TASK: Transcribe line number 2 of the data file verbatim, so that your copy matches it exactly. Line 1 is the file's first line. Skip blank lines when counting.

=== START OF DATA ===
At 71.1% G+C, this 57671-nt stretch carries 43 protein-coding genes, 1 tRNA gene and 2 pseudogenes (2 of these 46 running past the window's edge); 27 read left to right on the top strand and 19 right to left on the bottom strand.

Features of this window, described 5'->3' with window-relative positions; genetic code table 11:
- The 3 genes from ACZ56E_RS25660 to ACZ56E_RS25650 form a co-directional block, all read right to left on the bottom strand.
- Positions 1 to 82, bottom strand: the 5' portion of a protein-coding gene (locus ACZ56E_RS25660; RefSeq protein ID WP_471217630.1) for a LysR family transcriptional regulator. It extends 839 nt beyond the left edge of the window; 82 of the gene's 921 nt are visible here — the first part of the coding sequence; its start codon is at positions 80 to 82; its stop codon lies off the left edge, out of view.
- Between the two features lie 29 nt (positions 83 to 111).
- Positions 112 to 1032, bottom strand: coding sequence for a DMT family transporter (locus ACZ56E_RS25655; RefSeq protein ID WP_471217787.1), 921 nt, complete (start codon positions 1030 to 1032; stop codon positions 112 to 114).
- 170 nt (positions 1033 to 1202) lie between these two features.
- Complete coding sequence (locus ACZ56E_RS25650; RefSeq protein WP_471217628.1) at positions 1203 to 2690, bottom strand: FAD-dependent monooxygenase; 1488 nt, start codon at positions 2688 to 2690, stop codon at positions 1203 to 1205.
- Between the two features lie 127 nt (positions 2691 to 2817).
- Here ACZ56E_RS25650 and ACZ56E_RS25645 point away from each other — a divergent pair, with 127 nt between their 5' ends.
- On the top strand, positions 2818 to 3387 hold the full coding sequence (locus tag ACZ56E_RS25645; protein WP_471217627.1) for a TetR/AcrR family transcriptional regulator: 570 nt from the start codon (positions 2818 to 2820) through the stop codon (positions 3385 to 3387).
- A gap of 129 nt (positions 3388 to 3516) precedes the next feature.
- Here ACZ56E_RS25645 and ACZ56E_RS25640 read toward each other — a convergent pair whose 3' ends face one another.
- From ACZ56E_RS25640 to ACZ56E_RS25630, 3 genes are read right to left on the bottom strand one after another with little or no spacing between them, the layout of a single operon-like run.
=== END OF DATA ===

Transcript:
Features of this window, described 5'->3' with window-relative positions; genetic code table 11: